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PRELIMINARY ESSAY.

CHAPTER I.

ON THE NAMES OF THE MIRACLES.

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AVERY discussion about a thing will best proceed from

an investigation of the name or names which it bears; for the name seizes and presents the most distinctive features, the innermost nature of the thing, embodying this for us in a word. In the name we have a witness to that which the universal sense of men, finding its utterance in language, has ever felt thus to lie at the heart of the thing; and if we would learn to know this, we must start with an investigation of the name or names which it bears. In the discussion

upon

which now we are entering, there is not one name only, but

many, to consider; for it results from what just has been said, that where we have to do with aught which in many ways is significant, the names also will inevitably be many, since no one will exhaust all its meaning. Each of these will embody a portion of its essential qualities, will present it upon some single side; and not from the contemplation exclusively of any one, but only of all of these together, will any adequate conception of that which we desire to understand be obtained. Thus what we commonly call miracles, are in the sacred Scriptures termed sometimes wonders, sometimes signs, sometimes "powers,' sometimes simply 'works. Some other titles which they bear, of rarer occurrence, will easily range themselves under one or other of these ;-on each of which

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it will be well to say something, before making any further advance in the subject.

1. In the name 'wonder,'' the astonishment, which the work produces upon the beholders, an astonishment often graphically portrayed by the Evangelists when relating our Lord's miracles (Mark ii. 12 ; iv. 41; vi. 51; vii. 37; cf. Acts iïi. 10, 11), is transferred to the work itself. This word, as will at once be felt, does but touch the outside of the matter. The ethical meaning of the miracle would be wholly lost, were blank astonishment or mere amazement all which it aroused; since the same effect might be produced by a thousand meaner causes. Indeed it is not a little remarkable, rather is it profoundly characteristic of the miracles of the New Testament, as Origen noted long ago,' that this name wonders' is never applied to them but in connexion with some other name. They are continually signs and wonders' (Acts xiv. 3 ; Rom. xv. 19; Matt. xxiv. 24; Heb. ii. 4); or 'signs' alone (John i. II; Acts viii. 6; Rev. xiii. 13); or powers' alone (Mark vi. 14; Acts xix. 11); but never wonders' alone. Not that the miracle, considered simply as a wonder, as an astonishing event which the beholders can reduce to no law with which they are acquainted, is even as such without its meaning and its purpose; that purpose being forcibly to startle men from the dull dream of a sense-bound existence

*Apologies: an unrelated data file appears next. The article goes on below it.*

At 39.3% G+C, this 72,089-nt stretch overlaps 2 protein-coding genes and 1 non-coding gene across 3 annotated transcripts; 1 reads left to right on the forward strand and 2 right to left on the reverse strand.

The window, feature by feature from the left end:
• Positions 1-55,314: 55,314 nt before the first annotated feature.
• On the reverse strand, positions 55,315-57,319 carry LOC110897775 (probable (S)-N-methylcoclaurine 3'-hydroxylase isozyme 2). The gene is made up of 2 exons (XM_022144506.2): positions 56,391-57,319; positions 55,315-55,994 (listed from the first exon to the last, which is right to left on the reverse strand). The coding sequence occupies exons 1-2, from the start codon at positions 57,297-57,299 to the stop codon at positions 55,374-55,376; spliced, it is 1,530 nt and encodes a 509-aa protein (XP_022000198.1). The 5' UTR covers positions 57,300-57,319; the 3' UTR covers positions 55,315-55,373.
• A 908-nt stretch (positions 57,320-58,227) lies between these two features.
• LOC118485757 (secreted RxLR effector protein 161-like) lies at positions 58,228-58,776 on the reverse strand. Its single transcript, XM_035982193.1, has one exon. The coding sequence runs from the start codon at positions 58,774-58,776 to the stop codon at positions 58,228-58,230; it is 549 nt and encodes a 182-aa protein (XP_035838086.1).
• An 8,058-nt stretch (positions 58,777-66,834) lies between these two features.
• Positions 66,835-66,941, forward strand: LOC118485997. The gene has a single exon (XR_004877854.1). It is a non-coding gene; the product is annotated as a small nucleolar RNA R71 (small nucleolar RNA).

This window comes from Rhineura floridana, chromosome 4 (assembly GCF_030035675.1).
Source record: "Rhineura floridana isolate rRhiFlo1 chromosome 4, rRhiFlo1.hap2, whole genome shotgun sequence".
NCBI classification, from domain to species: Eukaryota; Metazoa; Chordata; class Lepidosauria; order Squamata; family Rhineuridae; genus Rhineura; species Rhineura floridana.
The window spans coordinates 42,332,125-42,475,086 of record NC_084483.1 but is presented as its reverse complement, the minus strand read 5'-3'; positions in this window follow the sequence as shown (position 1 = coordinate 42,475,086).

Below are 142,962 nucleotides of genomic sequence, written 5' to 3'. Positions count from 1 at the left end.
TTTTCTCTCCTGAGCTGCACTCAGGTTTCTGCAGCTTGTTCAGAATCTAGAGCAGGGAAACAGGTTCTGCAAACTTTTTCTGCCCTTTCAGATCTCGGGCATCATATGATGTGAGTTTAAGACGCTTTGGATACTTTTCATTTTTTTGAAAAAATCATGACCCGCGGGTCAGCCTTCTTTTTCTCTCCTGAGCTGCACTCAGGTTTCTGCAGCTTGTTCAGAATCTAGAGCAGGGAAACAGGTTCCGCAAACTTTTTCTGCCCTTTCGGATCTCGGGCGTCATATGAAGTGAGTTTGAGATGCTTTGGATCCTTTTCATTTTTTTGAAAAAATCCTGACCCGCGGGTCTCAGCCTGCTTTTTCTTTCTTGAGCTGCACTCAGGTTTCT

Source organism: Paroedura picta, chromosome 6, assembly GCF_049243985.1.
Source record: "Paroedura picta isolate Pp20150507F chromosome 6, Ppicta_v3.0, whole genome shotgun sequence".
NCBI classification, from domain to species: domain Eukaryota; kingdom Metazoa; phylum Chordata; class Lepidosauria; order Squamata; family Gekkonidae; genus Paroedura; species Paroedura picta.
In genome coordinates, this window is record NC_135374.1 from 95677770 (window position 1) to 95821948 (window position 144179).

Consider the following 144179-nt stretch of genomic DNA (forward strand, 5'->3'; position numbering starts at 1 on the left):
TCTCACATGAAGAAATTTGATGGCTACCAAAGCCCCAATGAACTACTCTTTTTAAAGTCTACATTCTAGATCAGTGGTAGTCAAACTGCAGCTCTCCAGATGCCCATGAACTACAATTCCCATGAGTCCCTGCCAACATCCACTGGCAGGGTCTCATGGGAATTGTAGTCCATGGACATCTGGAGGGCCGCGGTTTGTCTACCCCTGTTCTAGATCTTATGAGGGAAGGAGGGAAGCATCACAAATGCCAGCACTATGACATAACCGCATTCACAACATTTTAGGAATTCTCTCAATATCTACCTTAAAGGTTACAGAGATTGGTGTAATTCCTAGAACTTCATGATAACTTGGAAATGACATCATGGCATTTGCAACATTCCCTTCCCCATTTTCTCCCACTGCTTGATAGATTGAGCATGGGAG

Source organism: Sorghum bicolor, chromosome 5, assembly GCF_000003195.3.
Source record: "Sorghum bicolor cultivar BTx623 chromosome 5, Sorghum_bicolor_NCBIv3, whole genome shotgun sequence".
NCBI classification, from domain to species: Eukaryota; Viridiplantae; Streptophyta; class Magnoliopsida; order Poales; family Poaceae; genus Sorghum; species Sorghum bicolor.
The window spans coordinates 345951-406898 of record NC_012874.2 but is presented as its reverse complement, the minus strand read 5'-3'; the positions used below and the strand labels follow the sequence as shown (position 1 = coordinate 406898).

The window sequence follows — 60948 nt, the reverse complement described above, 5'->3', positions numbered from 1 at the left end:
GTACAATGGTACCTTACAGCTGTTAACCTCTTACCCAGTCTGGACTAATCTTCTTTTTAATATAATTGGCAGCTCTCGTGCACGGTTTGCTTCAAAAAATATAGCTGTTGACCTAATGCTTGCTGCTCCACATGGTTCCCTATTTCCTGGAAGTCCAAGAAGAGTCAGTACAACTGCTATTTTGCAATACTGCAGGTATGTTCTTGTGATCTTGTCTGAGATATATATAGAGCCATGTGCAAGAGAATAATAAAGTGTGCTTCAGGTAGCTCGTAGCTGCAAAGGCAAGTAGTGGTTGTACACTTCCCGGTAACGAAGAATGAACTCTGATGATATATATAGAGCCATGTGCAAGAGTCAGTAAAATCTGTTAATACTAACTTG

1 Τέρας. The term θαύμα, near akin to τέρας, and frequent in the Greek Fathers, never occurs in Scripture; Bavuáciov only once (Matt. xxi. 15); but the Bavpášev is often brought out as a consequence (Matt. viii. 27; ix. 8, 33 ; IV. 31, &c.). Napáčočov, which expresses the unexpectedness of the wonder, and so implies the astonishment which it causes,-a word frequent in ecclesiastical Greek,-is found only at Luke v. 26; cf. Num.

xvi. 30.

2 In Joh. tom. xiii. $ 6.

3 We must regret that words, only subordinate in the Greek, should be chief with us,—'wonder' I mean, and ‘miracle,'—to designate these divine facts, bringing out, as they do, only the accidental accompaniment, the astonishment which the work creates, and so little entering into the deeper meaning of the work itself. The Latin miraculum (not properly a substantive, but the neuter of miraculus) and the German Wunder lie under exactly the same defect.

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